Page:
Grant Chapman: Rightly or wrongly, public criticism an occupational hazard of being an All Black

OPINION: Very few jobs carry the same level of scrutiny as being an All Black.

In New Zealand, it probably ranks up there with politicians and - ironically - media.

If you can’t deal with that, maybe you need to find a ‘safer’, low-profile job where no-one notices when you screw up.

Outrage at the weekend’s shock loss to Argentina - following closely on the heels of bitter defeat to the Wallabies - has met with an equally passionate reaction from families and former teammates, pleading for the public (especially media) to go easy on the players and fearing for their mental health.

Leading the charge is Greer Perenara - wife of halfback TJ Perenara, who was among those blamed for the Aussie loss and subsequently not retained against the Pumas.

While ‘rest and rotation’ muddies the water these days, that last point suggests the selectors also felt he was somewhat culpable, although they would never openly admit it.

Players are used to being dropped from time to time - they don’t enjoy it, but accept it’s an occupational hazard and find ways to move on.

Unfortunately, so is public scrutiny.

Media has been around forever as the self-appointed guardian of truth (or at least versions of truth), but more recently, social media has amplified the outcry by providing a much wider forum for armchair critics to express their opinions.

Greer Perenara even used that same platform to express hers.

That’s not to say she’s necessarily wrong…

Over the past couple of months, Three’s Match Fit exposed some of the issues facing retired All Blacks, many stemming from the pressures of performing at sport’s top level.

Some are physical, some are emotional.

The population let out a collective gasp, as former All Blacks coach Sir Graham Henry - these days a national hero, after breaking a 24-year World Cup drought - confessed he suffered mental health problems.

Should we really be so surprised?

This was a guy labelled ‘The Great Redeemer’, who became the world’s highest-paid rugby coach at the helm of Wales, but fell short of that lofty billing, never winning a World Cup or Six Nations title for the rugby-mad nation.

His one stint in command of the British & Irish Lions resulted in a first series loss to Australia.

Returning home, his first tenure as NZ coach saw his side suffer a stunning loss to France in the World Cup quarter-finals - still New Zealand’s worst showing at the tournament.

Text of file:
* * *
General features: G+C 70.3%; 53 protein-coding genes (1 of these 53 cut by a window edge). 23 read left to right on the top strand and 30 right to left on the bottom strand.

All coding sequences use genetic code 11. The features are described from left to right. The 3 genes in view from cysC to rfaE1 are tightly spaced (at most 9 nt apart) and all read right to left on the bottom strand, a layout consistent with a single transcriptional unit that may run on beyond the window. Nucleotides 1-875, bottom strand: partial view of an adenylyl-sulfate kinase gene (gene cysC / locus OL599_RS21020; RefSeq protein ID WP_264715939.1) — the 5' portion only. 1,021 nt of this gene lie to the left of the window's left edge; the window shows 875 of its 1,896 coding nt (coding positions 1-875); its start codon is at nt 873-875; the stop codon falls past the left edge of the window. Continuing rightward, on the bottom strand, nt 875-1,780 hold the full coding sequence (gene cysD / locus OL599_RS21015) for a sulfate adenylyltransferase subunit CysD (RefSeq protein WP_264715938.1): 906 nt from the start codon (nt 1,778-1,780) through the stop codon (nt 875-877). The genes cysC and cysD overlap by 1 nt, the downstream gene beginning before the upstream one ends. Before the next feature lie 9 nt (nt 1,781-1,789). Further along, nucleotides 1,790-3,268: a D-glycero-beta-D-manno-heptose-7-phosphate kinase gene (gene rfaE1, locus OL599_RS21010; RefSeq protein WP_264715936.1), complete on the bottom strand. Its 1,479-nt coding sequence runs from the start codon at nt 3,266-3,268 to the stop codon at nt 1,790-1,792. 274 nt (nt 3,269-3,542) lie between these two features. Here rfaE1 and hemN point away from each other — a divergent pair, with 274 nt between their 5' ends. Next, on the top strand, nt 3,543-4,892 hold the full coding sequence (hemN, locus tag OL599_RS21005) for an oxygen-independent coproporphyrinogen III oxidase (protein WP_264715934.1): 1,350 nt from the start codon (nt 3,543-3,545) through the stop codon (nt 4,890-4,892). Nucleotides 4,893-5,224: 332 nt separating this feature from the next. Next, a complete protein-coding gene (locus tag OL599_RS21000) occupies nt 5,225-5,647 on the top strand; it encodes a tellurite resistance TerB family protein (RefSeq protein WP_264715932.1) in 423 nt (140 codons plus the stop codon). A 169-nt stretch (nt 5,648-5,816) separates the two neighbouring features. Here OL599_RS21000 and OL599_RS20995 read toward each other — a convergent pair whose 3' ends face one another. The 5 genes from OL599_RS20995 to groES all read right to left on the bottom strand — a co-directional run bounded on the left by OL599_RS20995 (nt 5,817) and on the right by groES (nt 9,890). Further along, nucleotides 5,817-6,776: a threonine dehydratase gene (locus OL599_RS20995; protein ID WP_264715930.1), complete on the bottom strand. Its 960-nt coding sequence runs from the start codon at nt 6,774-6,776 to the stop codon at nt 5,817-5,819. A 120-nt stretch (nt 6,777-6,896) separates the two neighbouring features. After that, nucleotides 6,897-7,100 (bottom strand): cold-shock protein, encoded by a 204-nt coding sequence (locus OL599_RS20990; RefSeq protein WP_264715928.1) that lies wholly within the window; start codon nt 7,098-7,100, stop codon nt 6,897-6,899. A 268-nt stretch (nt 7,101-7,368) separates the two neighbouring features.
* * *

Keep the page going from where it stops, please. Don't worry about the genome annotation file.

And then he was controversially reappointed for four more years on the basis that he had learned from his mistakes.

Can you imagine the flack he has copped across mainstream and social media during his career?

But if you can’t stand the heat, get out of the kitchen… or at least wear something flame retardant.

If you really want to be an All Black, sadly, being a handy rugby player simply is no longer enough. That’s just reality.

Developing a thick skin is now as important as a sidestep, a fend or a left-footed clearing kick.

No-one likes getting smashed in a tackle, but that’s part of the game, and you must learn to pick yourself up, dust yourself off and play on. 

Or not.

Thankfully, most sports recognise how exposed their athletes are and proactively help them build resilience to limit the impact of public criticism.

One of the best at dealing with that aspect of his fame is former Warriors league star Shaun Johnson, who has attracted more than his share of detractors over the years.

Johnson once famously asked a particularly pesky radio interviewer how many NRL games he had played. Predictably, the answer was none.

While the comeback was widely scorned within the media as somewhat smart-arse, it was a reminder that most condemnation comes from the cheap seats, not from tangible experience.

On another occasion, when confronted on a recent run of poor form, Johnson dismissed the premise and revealed he had a support network - by inference, more knowledgeable than a gaggle of reporters - that he trusted to tell him what he needed to hear, good or bad.

As a prolific user of social media, presumably he also has someone monitoring his accounts for trolls.

Becoming a national hero comes with many perks - including a fat paycheck - but it also comes at a cost that must inevitably and unfortunately be paid.

Perhaps the key is this - decide which opinions actually count and treat the rest as white noise.

Grant Chapman is Newshub online sports editor.